The final chapter returns to focus on Judaism, tackling the puzzling reemer-gence of early Enochic traditions in post-Talmudic sources. Scholars of Jewish mysticism have often read the affinities between the Book of the Watchers and the late antique Jewish mystical works of the Hekhalot corpus as proof for

47 E.g., Tertullian, Cultfem. 1.3.1 -3; Origen, Hom.Num. 28; Augustine, Civ. 15.23.

the existence of an esoteric movement that flourished for centuries on the fringes of mainstream Judaism. I will critique this view by analyzing traditions about Enoch and the fallen angels in the Hekhalot macroform 3 Enoch and the so-called "Midrash of Semhazai and Azael." In contrast to those who have explained the absence of Enochic traditions in the classical Rabbinic literature with appeal to their allegedly "esoteric" character, I will propose that 3 Enochs allusions to the Book of the Watchers reflect Christian influence during the Byzantine stage in the growth of this work. By means of an analysis of the "Midrash on Semhazai and Azael," I will then consider the reemergence of Enochic motifs in late midrashic collections, asking whether these traditions may also betray the mediation of non-Jews, such as Christians, Manichees, and Muslims.

Throughout this inquiry, I will attempt to locate the complex Nachleben of the Book of the Watchers in the context of other attempts by Jews and Christians to delineate and defend their communities against a range of perceived "outsiders," as well as other evidence for the continued interpenetration of traditions across creedal lines. Broadly speaking, this study seeks to explore how text-selection can function as a means of asserting religious identity and how social circumstances affect the degree of canonical consciousness in different groups at different times. In this manner, I hope to contribute to our understanding of the role of parabiblical texts and traditions in the continued interaction between Jews and Christians, well after the alleged "Parting of the Ways."

5. the book of the watchers, 1 enoch, and the problem of textual identity

Especially in light of the textual focus of much of this study, it is important to begin by considering the scope and character of our witnesses to the Book of the Watchers and by clarifying what we mean when we call it a "text" and try to trace its reception.48 The boundaries of modern books tend to be quite clear, but this was not always the case with the products ofpremodern literary production. As we shall see in Chapter 1, the Book of the Watchers was not the result of a single act of authorial creativity. Rather, this apocalypse was shaped by multiple stages of authorship, redaction, and compilation. This accounts for the polysemous character of the work in its final form and helps to explain

48 For the below discussion, I am indebted to conversations with Peter Schäfer, as well as his published work on this topic (esp. Hekhalot-Studien, 13-16, 231; "Research on the Hekhalot," 231 -32; "Research into Rabbinic," esp. 146-52; "Once Again").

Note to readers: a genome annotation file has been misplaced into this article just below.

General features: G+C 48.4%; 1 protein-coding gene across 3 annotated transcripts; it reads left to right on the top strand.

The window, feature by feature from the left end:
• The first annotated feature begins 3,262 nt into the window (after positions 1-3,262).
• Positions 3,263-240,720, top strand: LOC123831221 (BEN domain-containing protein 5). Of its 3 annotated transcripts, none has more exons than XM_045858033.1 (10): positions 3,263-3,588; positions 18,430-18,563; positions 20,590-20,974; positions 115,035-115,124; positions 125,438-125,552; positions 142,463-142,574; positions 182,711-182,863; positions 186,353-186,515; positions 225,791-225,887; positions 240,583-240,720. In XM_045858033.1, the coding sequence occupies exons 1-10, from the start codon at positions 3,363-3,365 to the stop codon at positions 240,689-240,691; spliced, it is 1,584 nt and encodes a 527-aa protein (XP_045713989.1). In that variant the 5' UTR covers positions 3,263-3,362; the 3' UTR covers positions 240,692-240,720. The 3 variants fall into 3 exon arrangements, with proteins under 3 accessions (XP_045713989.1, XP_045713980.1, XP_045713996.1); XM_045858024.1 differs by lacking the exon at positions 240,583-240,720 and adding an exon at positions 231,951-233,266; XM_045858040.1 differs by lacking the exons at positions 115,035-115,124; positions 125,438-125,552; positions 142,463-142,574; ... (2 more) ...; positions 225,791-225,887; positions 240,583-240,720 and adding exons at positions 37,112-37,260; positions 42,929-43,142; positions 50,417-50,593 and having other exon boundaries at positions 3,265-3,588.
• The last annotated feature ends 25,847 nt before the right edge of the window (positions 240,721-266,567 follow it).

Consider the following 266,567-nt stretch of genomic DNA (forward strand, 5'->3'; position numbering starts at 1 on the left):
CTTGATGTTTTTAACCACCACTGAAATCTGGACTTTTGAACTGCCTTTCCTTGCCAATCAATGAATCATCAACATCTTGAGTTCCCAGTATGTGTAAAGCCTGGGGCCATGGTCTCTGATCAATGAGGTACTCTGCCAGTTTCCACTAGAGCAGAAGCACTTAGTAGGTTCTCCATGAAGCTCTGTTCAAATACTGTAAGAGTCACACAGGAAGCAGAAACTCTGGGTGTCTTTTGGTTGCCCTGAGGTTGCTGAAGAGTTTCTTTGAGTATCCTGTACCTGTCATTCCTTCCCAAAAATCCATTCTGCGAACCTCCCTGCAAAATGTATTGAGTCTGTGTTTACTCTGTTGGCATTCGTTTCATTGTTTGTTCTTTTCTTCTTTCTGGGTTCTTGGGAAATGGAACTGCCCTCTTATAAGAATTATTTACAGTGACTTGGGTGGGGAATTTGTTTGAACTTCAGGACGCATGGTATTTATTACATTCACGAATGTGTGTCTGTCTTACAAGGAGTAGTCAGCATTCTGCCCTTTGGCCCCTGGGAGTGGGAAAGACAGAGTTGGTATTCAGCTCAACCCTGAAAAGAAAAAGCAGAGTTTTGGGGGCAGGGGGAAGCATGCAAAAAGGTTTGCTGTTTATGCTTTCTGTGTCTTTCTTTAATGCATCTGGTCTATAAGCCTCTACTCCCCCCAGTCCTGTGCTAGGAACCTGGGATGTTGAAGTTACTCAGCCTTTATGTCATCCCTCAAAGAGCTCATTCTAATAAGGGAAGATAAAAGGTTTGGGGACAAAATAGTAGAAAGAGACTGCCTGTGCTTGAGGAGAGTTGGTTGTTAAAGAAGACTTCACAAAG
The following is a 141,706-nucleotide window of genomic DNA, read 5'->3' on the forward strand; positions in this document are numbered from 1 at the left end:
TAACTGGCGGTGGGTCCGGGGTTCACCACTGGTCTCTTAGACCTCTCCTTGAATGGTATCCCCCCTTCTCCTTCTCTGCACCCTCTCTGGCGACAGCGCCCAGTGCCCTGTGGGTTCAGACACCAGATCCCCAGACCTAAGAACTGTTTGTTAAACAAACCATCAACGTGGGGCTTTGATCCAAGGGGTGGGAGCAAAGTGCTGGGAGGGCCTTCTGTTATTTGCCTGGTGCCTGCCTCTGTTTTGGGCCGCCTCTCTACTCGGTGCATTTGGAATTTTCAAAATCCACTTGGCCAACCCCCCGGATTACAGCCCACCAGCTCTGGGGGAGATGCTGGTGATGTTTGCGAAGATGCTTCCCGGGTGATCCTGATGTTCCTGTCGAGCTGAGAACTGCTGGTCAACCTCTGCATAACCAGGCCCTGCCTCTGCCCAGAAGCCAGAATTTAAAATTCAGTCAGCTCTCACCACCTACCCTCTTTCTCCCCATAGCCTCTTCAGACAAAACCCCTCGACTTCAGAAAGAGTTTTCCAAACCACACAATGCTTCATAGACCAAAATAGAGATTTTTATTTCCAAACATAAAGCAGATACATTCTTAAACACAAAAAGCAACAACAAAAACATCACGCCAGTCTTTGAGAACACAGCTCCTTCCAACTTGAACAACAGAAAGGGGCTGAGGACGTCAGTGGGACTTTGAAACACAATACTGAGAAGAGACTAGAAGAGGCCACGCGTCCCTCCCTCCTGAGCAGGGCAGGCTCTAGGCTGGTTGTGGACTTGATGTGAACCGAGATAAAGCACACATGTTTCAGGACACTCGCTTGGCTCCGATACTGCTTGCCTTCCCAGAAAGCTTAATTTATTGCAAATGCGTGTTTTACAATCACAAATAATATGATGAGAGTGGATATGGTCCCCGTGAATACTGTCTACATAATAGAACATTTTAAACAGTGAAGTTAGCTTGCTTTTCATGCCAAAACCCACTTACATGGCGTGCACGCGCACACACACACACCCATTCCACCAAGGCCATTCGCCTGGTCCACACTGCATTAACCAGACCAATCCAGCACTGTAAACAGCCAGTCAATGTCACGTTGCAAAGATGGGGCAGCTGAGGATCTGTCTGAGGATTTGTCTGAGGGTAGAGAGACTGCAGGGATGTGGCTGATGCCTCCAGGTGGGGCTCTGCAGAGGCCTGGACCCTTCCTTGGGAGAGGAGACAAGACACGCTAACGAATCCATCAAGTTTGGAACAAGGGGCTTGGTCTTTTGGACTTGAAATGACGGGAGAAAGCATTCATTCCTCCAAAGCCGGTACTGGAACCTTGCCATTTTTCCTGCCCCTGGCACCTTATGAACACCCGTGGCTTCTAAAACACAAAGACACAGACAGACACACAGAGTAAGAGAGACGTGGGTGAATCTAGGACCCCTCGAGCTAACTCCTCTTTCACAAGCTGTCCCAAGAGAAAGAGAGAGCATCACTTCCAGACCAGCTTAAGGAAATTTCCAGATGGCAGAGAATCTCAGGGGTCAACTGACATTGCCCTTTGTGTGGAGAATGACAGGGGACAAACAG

how it could later serve as the basis for so many different interpretations of angelic descent. Yet the complex literary history of the Book of the Watchers also raises questions about textual identity: if we are reticent to speak of the Ethiopic collection 1 Enoch as simply a single "text,"49 what of the no less composite Book of the Watchers?

Although we can discern several, originally distinct textual units and traditions within 1 En. 1 -36, the Book of the Watchers is not merely a conglomeration of diverse material about Enoch and the fallen angels. As the next chapter demonstrates, the redactional combination of these units has resulted in a coherent whole.50 Moreover, our manuscript evidence suggests that it circulated as a distinct document at an early stage: among the Aramaic fragments of this apocalypse found at Qumran, the two oldest (4QEna,b) contain only the Book of the Watchers and attest the combination of its different subsections into a redacted whole by the early second century bce at the very latest.51

When we turn to consider the reception-history of the Book of the Watchers in the following chapters, the issue of textual identity will be complicated in another way, due to its integration into larger collections. This is exemplified by Mashafa Henok Nabiy (i.e., 1 Enoch), an Enochic collection that functions as one text, canonical within the Ethiopian Church.52 This collection contains the following material:

Book of the Watchers (1 -36; third century bce) Similitudes of Enoch (37-71; first century bce/ce)

Ethiopic Astronomical Book (72-82; an epitome of the third-century bce

Aramaic version) Book of Dreams (83-90; second century bce) Epistle of Enoch (91 -105 /6/7; second century bce)

This version alone preserves the entirety of the writings therein. It can thus be tempting to read it as a single document and to interpret each of its composite parts in terms of the others, even despite the differences in date and provenance. In earlier Aramaic and Greek manuscripts, however, the Book of the Watchers was often copied or bound together with other works, in different

49 I stress 1 Enoch's identity as a collection due to my focus on diachronic developments. I do not mean to imply that the final product lacks a narrative and thematic cohesion of its own; on the contrary, the arrangement of this collection reflects unifying principles that enable it to function as a text (Knibb, "Christian Adoption," 411; Dimant, "Biography").